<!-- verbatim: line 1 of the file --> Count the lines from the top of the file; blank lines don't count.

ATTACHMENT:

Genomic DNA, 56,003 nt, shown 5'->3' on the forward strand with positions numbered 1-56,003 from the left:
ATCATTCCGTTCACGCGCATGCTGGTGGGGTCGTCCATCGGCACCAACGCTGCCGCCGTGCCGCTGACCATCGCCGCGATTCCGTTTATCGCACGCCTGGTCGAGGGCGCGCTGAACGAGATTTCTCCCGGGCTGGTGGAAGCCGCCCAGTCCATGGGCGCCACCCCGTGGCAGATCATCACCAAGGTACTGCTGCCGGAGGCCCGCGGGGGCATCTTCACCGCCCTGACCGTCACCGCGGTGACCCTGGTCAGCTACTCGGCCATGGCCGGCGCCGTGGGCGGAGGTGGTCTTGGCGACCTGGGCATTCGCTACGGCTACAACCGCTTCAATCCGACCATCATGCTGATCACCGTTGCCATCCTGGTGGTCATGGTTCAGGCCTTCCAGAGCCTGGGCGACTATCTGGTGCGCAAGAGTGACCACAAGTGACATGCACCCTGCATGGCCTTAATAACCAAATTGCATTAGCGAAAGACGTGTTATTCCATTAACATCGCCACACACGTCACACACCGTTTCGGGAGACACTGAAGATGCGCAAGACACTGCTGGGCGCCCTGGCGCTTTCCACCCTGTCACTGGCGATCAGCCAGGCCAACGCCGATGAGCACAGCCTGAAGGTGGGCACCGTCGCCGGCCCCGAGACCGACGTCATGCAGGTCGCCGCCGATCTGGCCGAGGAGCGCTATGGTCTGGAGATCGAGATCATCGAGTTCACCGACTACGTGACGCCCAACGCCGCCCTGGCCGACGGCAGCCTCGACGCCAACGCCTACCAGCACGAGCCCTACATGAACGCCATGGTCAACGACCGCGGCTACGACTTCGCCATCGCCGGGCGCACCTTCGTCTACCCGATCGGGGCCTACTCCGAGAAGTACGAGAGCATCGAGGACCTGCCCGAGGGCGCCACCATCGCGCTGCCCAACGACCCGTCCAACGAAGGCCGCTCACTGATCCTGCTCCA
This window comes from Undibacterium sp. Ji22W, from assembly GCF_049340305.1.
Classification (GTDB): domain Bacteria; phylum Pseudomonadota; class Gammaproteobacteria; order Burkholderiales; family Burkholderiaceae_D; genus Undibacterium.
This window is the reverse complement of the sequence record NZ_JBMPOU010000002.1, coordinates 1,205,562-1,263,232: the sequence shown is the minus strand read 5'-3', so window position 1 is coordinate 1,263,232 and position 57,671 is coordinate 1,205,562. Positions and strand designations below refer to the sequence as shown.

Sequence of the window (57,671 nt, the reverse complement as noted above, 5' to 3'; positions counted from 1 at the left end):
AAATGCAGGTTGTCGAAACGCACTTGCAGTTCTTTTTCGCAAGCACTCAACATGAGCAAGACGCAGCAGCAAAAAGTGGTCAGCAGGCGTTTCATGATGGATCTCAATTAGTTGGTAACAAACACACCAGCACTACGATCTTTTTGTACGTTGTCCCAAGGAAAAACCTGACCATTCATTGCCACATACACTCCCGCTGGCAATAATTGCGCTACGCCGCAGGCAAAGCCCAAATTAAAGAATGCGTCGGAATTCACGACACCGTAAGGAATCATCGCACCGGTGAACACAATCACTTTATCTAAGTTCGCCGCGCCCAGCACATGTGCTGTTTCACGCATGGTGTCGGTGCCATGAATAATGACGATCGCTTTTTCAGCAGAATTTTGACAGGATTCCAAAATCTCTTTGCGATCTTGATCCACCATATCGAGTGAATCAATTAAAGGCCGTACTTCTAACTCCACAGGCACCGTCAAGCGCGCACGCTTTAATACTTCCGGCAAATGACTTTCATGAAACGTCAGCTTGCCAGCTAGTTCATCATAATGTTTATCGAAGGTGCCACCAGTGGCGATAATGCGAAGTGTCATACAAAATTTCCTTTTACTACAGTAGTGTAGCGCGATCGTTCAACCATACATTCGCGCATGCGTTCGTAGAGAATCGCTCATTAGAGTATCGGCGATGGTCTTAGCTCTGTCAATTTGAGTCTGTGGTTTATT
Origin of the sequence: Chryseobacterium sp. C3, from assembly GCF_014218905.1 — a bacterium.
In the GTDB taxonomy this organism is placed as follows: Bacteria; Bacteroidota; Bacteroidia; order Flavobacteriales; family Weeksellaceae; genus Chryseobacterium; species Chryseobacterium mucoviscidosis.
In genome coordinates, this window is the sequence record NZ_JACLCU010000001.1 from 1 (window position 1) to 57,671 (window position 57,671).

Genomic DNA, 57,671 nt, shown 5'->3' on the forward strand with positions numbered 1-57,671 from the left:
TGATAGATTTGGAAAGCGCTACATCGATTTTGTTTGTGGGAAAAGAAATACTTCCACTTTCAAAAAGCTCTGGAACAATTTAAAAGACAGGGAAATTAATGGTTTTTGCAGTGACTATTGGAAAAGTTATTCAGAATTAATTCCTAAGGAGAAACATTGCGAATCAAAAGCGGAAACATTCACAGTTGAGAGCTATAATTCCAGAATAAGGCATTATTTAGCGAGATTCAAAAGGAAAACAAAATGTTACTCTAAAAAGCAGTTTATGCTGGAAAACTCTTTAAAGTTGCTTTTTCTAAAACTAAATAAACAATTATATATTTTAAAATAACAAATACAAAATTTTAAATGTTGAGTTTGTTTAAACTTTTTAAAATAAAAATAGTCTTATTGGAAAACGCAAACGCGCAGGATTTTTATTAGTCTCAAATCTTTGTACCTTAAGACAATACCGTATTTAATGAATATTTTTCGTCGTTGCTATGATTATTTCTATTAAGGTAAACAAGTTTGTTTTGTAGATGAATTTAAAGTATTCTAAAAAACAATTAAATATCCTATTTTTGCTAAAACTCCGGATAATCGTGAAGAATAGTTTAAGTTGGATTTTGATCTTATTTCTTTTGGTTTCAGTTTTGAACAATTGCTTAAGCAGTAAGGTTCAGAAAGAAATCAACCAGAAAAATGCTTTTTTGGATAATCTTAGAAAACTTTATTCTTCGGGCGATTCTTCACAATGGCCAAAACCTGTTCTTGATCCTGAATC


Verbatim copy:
Genomic DNA, 56,003 nt, shown 5'->3' on the forward strand with positions numbered 1-56,003 from the left: